A new poll has revealed that half of employees (49%) want spaces specifically designed for socialising and collaboration if they are to return to the office.
The survey of over 1,000 UK adults (in full or part-time work), commissioned by leading office designers MoreySmith, asked the public about their new expectations of work, following 14 months of Covid restrictions and working from home.
The survey also found that 44% of people feel access to outdoor terraces and gardens is an important consideration and one third would like to see secure bike facilities and showers on-site.
The poll comes after the Government says 25% of firms will allow home working after restrictions lift on June 21, but can agents really compete in enticing employees back to branch?
With many agencies looking to cut costs, downsize or close branches altogether, extra investment in an office redesign is not likely.
Outside of the physical office space, the research expanded on MoreySmith’s 2020 report, ‘The New Normal’, which examined employee attitudes to the new ways of working at the start of lockdown in March 2020.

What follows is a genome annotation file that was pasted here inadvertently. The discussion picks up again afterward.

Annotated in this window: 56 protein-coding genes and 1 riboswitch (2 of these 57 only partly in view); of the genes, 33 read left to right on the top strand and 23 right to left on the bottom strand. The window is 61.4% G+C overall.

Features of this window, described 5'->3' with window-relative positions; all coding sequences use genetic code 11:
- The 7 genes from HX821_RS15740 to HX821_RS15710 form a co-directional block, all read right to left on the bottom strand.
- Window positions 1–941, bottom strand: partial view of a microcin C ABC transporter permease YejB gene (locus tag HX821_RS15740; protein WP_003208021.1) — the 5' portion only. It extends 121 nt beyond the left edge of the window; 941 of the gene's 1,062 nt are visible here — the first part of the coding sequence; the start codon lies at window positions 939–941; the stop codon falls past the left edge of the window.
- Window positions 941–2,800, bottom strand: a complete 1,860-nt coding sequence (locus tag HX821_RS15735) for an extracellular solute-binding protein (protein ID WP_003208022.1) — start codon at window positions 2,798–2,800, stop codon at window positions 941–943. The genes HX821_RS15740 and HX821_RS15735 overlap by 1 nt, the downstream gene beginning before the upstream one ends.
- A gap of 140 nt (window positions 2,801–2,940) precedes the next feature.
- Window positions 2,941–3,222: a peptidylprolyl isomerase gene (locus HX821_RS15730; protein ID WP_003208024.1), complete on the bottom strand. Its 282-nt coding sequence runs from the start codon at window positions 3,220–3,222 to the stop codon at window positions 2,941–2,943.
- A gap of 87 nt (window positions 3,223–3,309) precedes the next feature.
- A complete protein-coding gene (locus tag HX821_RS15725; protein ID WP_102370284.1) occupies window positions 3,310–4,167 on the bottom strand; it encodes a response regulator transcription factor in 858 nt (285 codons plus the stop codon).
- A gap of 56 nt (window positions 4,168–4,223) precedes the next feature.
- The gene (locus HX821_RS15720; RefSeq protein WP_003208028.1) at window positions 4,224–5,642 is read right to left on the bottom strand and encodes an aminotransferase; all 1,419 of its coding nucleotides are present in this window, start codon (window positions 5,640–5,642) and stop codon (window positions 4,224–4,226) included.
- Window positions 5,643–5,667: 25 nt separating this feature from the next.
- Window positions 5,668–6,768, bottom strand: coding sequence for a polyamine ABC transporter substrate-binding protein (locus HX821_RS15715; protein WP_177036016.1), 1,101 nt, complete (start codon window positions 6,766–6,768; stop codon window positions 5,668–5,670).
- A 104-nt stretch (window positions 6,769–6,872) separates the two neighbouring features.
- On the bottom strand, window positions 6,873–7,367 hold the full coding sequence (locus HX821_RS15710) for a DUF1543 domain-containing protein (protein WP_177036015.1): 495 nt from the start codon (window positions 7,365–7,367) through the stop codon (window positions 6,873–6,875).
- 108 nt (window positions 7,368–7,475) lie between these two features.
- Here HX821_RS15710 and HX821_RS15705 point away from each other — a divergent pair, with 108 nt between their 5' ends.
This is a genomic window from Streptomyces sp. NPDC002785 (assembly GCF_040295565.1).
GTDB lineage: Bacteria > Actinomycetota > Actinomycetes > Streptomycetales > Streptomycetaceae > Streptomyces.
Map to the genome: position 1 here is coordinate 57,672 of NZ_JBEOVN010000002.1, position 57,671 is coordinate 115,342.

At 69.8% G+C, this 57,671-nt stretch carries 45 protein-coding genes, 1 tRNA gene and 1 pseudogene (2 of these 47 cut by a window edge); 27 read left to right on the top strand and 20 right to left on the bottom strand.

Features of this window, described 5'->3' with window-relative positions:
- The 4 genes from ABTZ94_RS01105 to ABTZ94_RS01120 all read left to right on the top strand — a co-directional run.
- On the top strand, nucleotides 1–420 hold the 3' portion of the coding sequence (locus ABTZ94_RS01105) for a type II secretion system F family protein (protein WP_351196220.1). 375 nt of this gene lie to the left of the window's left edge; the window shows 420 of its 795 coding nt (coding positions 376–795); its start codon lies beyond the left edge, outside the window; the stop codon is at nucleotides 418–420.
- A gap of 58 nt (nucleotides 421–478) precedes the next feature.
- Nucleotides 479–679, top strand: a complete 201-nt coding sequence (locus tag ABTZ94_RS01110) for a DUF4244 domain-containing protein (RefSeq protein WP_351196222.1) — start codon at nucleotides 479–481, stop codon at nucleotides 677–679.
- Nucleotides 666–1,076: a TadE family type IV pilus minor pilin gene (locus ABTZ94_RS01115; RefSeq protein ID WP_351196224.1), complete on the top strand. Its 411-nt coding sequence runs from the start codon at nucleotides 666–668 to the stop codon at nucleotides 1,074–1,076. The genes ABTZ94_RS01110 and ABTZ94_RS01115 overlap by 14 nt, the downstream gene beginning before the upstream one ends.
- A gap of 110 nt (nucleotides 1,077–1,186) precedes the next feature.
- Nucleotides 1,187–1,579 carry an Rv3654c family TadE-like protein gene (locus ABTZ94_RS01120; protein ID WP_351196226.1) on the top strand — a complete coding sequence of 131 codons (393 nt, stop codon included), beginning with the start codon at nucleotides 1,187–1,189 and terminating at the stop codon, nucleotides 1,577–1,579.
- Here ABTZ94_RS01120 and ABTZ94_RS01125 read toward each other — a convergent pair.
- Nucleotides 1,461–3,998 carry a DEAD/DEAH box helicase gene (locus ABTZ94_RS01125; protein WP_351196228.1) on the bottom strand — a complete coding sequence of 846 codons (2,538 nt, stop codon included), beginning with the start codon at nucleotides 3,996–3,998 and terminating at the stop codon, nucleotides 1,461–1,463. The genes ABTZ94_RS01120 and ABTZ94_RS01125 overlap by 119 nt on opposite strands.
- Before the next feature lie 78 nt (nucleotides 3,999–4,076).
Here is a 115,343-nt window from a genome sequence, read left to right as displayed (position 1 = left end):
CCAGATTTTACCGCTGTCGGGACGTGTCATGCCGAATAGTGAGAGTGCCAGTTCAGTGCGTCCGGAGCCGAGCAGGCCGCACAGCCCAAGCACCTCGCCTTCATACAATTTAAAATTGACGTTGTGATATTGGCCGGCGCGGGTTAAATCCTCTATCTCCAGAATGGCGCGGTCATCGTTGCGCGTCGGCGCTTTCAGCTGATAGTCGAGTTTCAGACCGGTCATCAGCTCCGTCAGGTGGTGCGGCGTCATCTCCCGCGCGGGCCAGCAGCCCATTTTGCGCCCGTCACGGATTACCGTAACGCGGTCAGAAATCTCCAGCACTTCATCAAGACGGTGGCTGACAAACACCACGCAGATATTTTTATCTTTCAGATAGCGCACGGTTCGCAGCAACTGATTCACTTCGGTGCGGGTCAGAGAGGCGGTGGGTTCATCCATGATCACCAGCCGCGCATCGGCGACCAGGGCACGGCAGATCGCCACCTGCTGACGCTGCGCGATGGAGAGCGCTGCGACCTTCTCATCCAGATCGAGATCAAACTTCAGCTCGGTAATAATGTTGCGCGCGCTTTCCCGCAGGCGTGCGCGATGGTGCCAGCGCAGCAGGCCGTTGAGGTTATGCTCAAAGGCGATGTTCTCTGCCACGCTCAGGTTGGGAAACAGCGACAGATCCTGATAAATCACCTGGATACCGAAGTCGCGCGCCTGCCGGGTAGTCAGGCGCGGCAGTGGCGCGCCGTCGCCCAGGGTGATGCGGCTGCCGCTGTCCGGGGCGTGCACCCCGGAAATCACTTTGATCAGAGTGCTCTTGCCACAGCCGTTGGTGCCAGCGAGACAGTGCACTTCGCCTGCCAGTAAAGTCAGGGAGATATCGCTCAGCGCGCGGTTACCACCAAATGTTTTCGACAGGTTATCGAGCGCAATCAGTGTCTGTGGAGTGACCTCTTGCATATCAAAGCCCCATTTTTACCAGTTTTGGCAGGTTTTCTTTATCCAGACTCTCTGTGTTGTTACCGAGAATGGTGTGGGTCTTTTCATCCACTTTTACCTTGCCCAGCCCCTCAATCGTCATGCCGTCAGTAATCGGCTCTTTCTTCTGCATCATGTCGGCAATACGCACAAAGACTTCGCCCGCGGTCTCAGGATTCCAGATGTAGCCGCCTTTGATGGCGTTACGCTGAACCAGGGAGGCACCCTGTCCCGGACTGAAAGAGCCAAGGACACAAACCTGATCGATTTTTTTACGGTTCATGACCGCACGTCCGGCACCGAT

Two thirds (66%) said flexible start times will be an important factor in their decision to return to the office while one in four employees (25%) would move to a four-day working week even if their wages were reduced by one fifth.
If agents can’t compete in the physical space, then it might be worth considering how to get staff back to branch with the promise of a more flexible approach.
Linda Morey-Burrows, Founder and Principal Director of MoreySmith, said: “We are finding that whilst many young people are desperate to return to the workplace for a better, more social working environment, employees with a long commute and young children are often more reluctant to stop working from home.
“As this polling demonstrates, it’s essential that workspaces are designed to encourage and stimulate this return to work. Offices must be created to cater for the new world with flexibility, comfort, outside spaces and sociability front of mind for designers.”